Scrolling and transitions are currently just functional. There’s no bounce scrolling, and kinetic scrolling sometimes stops working or works only in one direction. Interactions like these are sometimes jerky. I have confidence in the Mozilla developers’ ability to sort out things like this.

Firefox OS is unusual in using a distinctly humanist font. Appropriately, it seems to be an evolution of the “anti-Helvetica,” FontFont Meta, from the same designer (Erik Spiekermann). The Firefox version (called Feura) is tuned for small-screen legibility, and it looks lovely.  I do worry that I might tire of it; the less mechanical and more distinctive a font, the more likely it is to wear you out eventually. Let’s see.

Would I buy it?

KeonEr, I did buy it.

But would I buy it as my only phone?

Not at the moment. There’s potential, though, and I think it may depend on how practical I was feeling. You might expect this to be a fun toy that isn’t particularly useful, but the opposite is true: it would be quite workable for down-to-earth business use, it just currently isn’t that much fun to use. Still, if my other phone died, I could certainly get by with this one.

Hardware-wise, I’d quite like a phone from this manufacturer, with this case, with fancier screen and innards. It’s not the most elegant object, but I do rather like it.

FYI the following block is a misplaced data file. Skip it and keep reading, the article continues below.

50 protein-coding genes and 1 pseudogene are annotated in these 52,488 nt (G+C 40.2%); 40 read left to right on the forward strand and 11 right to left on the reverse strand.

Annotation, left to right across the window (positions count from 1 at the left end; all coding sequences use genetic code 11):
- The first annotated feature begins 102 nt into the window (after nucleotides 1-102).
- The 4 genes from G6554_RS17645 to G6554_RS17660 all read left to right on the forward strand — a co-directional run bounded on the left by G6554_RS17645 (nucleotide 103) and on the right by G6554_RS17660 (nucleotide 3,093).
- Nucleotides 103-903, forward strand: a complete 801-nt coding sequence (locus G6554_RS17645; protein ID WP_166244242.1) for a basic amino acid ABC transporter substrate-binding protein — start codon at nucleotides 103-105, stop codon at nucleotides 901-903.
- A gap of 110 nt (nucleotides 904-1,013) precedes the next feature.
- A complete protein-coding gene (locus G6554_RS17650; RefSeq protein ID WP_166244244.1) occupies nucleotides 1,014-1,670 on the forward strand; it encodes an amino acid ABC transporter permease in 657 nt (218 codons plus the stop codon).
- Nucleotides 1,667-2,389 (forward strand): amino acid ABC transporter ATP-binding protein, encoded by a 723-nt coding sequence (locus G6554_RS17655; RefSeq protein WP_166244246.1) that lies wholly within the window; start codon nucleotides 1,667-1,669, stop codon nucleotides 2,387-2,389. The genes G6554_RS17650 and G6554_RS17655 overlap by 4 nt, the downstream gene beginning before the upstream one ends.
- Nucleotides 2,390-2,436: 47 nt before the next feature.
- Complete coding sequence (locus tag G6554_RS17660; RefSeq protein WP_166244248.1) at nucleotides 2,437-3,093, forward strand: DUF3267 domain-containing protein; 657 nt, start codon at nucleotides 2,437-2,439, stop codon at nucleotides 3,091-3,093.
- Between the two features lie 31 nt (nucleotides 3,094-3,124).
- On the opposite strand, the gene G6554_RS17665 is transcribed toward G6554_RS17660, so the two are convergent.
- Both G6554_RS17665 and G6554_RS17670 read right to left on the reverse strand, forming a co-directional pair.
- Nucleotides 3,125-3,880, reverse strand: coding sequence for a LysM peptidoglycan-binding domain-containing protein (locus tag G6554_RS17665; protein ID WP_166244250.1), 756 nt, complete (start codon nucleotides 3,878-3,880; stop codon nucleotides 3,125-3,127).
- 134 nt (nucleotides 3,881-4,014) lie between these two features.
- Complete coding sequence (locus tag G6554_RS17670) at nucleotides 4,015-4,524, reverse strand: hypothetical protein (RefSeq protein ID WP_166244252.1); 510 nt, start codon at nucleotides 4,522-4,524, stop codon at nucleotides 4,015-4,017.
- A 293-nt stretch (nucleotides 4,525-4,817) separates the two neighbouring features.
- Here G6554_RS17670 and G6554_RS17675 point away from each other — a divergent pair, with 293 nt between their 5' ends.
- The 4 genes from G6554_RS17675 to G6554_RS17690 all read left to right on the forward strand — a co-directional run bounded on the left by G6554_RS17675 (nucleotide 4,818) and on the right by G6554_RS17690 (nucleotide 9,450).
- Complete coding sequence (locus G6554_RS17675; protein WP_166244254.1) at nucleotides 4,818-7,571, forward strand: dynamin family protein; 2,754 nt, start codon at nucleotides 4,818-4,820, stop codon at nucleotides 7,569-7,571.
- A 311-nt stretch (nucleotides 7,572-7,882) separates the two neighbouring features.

But this isn’t a consumer product, it’s a developer device.

Will the platform succeed?

Here I’m moderately optimistic.

I hope improvements are possible to the general slickness and smoothness of the device, because there’s definitely some work to be done there. But the functional basics are sound, and I think the fact that your business is already developing for this device (almost) could work out for it.

The OS seems designed to be minimally obstructive for everyday communications work, and it is complete enough to do that work. I appreciate it and I am keen to mess with it. Anyone know what audio recording and playback latencies are like?

What is Firefox OS all about?

When I first read about Firefox OS, the ongoing project to make an operating system for phones and tablets that runs entirely in a Firefox browser, I thought: what a marvellously futile idea.

The world isn’t short on niche, provisional, or failed experiments in operating systems for phones: Sailfish, Tizen, webOS, BB10, Ubuntu-for-phones, Meego, (cough) Windows Phone 8… Firefox OS is aimed at low-end phones—just the sort where you’d expect the hardware efficiency and limited data requirements of offline native-code apps to offer a big advantage over the browser. So I was ambivalent about its advantages to the user.

The developer side is interesting, though.

C++, the Portable Choice

Look at the current mainstream phone platforms.

For iOS, the “native” development language and framework is Objective-C with Cocoa. For Android, it is Java. For Windows Phone 7 (I do mean 7, rather than 8) it was C# with Silverlight or XNA frameworks.

These three are totally mutually incompatible. You can’t reuse Objective-C/Cocoa code on Android, you can’t run Java on iOS, and the Windows Phone managed environment was incompatible with both.